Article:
Sex discrimination law
Sex discrimination law in England and Wales is based on nine main pieces of legislation, about 90 statutory instruments, and a range of guidance documents. Primary legislation includes the Equal Pay Act 1970 and the Sex Discrimination Act 1975 (SDA 1975), both as subsequently developed by case law and regulations, and recently the new Equality Act 2006 (EA 2006). The SDA 1975 was amended in certain respects in September 1986 (SDA 1986) following a European Court of Justice (ECJ) decision earlier that year in the Marshall case on the unequal compulsory retirement ages previously allowed for men and women. Allowable sex discrimination (or ‘positive action’) in training opportunities and in employment advertisements was confirmed at the same time.
The SDA 1975 covers essentially discrimination in employment, education, and the provision of goods, facilities and services to the public. It largely excludes other areas including other legislation which conflicts. The EA 2006 came into force in April 2007 and sets up a new Equality and Human Rights Commission, in place of the three previous commissions on Equal Opportunities, Racial Equality, and Disability Rights. The Act imposes a more rigorous obligation on public authorities, and all organisations and private companies which work for them, to eliminate unlawful discrimination and harassment and to promote equality of opportunity between men and women.
Equal treatment is also prescribed by various European Community Directives, in particular Directive 79/7/EEC (19 December 1978) relating to social security provisions. However, this allows various exceptions, mostly to the disadvantage of men, such as excluding unequal state pension ages from its remit.
Certain rights against sex discrimination are also provided by the European Convention (and now also the Human Rights Act 1998), in particular: Article 5 - to liberty and security of person; Article 6 - to a fair hearing of any civil or criminal charges, and presumption of innocence until proven guilty; Article 8 – to respect for private and family life; and Article 14 - to non-discrimination on any ground in the enjoyment of such rights.
New Code of Practice
The Equal Opportunities Commission (EOC) was responsible for producing a Code of Practice on a new ‘Gender Equality Duty’ under the 2006 Act, also to apply from April 2007. The Code is admissible as evidence in criminal or civil proceedings and can be taken into account if relevant when determining a case. The Code allows public service provision to take into account “the different needs of men and women” (as well as their ‘differences’), a flexibility which, without strict control, can be exploited unfairly.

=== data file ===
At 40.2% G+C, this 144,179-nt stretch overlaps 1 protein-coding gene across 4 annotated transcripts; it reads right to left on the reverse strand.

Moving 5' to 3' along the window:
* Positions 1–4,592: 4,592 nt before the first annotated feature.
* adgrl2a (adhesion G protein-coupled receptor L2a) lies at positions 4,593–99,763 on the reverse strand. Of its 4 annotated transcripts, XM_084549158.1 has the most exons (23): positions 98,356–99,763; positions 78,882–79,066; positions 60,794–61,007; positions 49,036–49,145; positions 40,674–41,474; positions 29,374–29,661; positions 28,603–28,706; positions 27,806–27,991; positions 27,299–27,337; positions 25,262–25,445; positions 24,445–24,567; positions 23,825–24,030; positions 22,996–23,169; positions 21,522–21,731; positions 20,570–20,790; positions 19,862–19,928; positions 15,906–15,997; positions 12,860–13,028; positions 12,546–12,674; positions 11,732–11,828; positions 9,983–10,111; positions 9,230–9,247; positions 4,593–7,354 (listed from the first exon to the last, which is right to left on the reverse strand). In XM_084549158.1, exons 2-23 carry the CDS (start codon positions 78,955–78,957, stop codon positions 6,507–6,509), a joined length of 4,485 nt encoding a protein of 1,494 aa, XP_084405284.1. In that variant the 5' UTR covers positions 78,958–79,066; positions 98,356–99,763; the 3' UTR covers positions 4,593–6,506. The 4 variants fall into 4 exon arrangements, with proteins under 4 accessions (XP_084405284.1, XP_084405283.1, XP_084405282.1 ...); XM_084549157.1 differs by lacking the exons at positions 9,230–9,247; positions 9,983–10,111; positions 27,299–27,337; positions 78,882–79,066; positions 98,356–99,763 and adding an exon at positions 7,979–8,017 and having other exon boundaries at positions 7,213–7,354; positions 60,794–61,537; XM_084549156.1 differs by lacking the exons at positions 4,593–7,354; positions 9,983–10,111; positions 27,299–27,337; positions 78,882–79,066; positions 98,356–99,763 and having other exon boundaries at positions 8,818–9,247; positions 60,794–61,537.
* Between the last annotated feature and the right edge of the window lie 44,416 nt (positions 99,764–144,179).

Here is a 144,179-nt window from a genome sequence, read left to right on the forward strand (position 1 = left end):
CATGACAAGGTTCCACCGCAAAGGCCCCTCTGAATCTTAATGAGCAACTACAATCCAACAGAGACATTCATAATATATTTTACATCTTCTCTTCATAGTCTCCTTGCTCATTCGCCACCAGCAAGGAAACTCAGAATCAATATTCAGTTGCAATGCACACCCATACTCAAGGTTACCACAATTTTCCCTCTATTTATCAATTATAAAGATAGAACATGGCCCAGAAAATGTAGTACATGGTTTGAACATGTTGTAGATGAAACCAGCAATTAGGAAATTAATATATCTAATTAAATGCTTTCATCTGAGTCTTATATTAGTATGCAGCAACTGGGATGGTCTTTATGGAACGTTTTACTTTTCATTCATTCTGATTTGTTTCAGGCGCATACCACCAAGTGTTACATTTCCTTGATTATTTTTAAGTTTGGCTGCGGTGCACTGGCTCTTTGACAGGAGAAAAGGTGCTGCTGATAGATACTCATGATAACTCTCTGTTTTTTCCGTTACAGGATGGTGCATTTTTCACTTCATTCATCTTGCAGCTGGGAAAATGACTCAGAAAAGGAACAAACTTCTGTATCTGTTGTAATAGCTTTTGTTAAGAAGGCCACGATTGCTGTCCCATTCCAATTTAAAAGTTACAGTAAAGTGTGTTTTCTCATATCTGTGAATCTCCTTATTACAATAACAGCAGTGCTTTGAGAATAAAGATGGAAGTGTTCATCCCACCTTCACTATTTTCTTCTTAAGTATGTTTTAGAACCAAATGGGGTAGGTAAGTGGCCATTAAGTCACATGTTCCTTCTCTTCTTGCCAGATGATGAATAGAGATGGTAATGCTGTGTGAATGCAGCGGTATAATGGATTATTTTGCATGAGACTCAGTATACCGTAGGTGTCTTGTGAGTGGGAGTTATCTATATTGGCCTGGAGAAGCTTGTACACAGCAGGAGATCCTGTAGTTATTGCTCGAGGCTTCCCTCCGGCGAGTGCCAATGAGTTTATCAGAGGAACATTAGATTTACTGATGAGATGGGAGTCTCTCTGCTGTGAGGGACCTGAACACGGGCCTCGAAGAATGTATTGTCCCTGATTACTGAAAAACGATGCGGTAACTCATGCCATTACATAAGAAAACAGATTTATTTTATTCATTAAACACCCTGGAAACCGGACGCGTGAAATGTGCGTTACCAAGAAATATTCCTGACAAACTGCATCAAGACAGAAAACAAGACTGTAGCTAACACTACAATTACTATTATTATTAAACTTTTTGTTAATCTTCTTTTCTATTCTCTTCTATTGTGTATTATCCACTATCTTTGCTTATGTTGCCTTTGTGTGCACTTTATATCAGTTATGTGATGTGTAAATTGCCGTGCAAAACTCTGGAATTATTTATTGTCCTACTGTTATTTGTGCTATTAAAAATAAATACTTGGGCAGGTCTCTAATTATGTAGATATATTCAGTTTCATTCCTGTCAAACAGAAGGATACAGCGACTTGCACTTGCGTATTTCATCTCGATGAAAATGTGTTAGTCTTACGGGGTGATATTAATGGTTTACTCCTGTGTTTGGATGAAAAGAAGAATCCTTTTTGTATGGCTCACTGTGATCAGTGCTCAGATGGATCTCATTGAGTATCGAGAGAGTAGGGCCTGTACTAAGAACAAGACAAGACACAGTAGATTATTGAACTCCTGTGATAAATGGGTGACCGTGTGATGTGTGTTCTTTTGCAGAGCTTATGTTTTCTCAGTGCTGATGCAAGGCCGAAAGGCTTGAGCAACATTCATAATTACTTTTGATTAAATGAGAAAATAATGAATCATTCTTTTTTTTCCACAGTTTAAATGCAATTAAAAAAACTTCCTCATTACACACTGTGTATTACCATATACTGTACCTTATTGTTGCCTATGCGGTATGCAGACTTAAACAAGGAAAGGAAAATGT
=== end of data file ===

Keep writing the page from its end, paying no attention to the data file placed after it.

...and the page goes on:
This is already evident in the different (and unequal) support services at present available for male and female victims of domestic violence, these based on claimed or perceived ‘needs’, the particular ‘needs’ of women victims as a group being taken as ‘self-evident’, but not those of male victims. In effect, the Code appears to change the emphasis in determining sex discrimination, since previously for individuals it was largely on a ‘like-with-like’ basis. Now, it appears that ‘group needs’ could over-ride this comparison.
Types of sex discrimination
Sex discrimination takes two main forms, direct, in which one sex is specifically treated less or more favourably, and indirect, where there is no specific direction but the outcome is less favourable for one sex or the other, particularly if the disadvantaged sex is larger in number.
Both forms occur in both statutory and non-statutory measures. Unequal state pension ages for men and women, and the associated basket of social security benefits which are pension age-related, is a statutory direct form. Family law provisions which are gender neutral in terminology, but are likely to affect many more fathers less favourably than mothers, are a form of statutory indirect sex discrimination. For instance, when determining child support payments by the non-resident parent (usually the father), the income of the resident parent (usually the mother) is not taken into account at all.
Non-statutory forms of sex discrimination include basing qualifying ages for concessionary admission charges or other benefits on state pension age, eg. senior citizens, so that they are unequal for men and women; and women-only sessions in public amenities, eg. swimming pools (which the EOC believes are unlawful, unless there is evidence of ‘severe embarrassment’ to justify them, or comparable single -sex facilities are also available to men, but has never legally challenged the practice).